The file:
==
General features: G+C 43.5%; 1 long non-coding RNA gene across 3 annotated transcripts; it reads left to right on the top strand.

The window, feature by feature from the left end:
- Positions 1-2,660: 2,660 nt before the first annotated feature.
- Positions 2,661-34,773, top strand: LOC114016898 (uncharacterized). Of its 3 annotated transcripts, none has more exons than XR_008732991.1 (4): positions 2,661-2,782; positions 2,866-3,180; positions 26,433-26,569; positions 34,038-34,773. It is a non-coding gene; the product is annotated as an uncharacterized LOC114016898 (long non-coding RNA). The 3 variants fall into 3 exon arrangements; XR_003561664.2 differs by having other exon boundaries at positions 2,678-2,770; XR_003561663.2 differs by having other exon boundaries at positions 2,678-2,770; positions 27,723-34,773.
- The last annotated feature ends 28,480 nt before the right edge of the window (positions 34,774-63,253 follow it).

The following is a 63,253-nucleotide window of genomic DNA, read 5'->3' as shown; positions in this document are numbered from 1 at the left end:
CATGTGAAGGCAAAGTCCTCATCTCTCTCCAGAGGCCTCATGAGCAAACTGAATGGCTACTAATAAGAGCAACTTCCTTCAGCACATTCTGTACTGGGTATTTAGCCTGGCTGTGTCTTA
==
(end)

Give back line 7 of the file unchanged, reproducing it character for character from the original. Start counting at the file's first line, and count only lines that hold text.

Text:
CATGTGAAGGCAAAGTCCTCATCTCTCTCCAGAGGCCTCATGAGCAAACTGAATGGCTACTAATAAGAGCAACTTCCTTCAGCACATTCTGTACTGGGTATTTAGCCTGGCTGTGTCTTA